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World Health Organization releases first-ever 'Essential Diagnostics List' to reduce premature deaths

17 May 2018

Health specialists say fundamental diagnostics are crucial to enhancing access to therapy and though the government has already been operating in the path to create diagnostic facilities available and accessible to all, the WHO's Essential Diagnostics List is very likely to function as a benchmark for states to upgrade or create their own collection of essential diagnostics.

An estimated 46 per cent of adults with Type 2 diabetes worldwide are undiagnosed, risking serious health complications and higher health costs, a statement by WHO said. "An accurate diagnosis is the first step to getting effective treatment", World Health Organization director-general Dr Tedros Adhanom Ghebreyesus said. Infectious diseases such as HIV and tuberculosis, if left undetected, increase the risk of spread and become more hard to treat. Health experts say essential diagnostics are key to improving access to treatment and while the government has been working in the direction to make diagnostic facilities accessible and available to all, the WHO's Essential Diagnostics List is likely to serve as a reference for countries to update or develop their own list of essential diagnostics. A lack of diagnostic services has left many people unable to get treated or incorrectly diagnosed. This list is dynamic and will be updated on a regular basis. The rest of 55 products focus on detecting, diagnosing and monitoring diseases like HIV, TBC, malaria, hepatitis B, C, HPV, and syphilis.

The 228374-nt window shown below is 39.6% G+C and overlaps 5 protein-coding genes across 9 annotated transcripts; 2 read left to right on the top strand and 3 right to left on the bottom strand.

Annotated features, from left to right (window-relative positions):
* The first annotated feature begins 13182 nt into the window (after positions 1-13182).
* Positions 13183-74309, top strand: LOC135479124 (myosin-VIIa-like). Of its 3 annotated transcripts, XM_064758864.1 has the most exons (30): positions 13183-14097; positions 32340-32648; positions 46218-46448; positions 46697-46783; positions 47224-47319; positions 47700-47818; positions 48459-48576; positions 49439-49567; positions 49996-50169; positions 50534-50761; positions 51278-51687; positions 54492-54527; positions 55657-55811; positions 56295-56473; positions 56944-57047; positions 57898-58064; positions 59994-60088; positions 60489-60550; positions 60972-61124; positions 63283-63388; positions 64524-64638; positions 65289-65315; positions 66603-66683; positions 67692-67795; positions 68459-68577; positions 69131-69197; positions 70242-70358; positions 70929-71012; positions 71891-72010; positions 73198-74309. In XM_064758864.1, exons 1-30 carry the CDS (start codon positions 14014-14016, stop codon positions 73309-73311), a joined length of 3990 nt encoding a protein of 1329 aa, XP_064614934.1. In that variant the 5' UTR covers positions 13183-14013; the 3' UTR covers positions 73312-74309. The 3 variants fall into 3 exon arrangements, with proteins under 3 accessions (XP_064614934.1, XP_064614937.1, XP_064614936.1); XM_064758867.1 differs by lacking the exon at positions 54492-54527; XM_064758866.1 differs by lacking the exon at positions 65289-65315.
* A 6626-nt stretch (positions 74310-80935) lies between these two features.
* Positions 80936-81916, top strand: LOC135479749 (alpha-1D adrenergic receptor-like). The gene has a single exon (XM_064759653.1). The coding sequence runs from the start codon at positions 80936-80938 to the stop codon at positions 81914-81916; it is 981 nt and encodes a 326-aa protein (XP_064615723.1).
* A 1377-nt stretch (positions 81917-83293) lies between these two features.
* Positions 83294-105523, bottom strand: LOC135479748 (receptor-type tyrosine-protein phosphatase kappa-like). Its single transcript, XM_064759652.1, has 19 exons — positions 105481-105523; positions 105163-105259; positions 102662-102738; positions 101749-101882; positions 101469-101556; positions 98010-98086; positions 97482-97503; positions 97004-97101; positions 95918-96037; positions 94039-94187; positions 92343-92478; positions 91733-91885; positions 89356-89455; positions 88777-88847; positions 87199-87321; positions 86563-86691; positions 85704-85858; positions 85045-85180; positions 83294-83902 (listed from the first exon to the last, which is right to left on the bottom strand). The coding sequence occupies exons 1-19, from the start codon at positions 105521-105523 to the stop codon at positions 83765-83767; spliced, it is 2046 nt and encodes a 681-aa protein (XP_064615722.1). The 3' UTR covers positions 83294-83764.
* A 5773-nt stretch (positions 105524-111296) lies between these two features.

Lack of access to diagnostic services, or incorrect diagnoses from the wrong ones, are an obstacle to treatment or proper treatment. Of the 113 tests on the list, 58 are listed for detection and diagnosis of a wide range of common conditions, providing an essential package that can form the basis for screening and management of patients.

Some of the tests on the list are especially useful in healthcare settings where lab services are stretched or sometimes nonexistent. These tests do not require electricity or trained personnel.

What kind of medical tests does the Essential Diagnostics List include?

The WHO said it will support countries that need to adapt the list to local needs and resources.

The WHO's assistant director-general for access to medicines, vaccines, and pharmaceuticals, Mariangela Simao, said that the list is not only a tool to guide countries and developers, but it's also a signal to them that the tests on the list must be affordable, safe and of a high-quality.

Furthermore, WHO expects in the next years that the list will expand to also focus on antimicrobial resistance, emerging pathogens, neglected tropical diseases, or diseases that are not communicable.

World Health Organization releases first-ever 'Essential Diagnostics List' to reduce premature deaths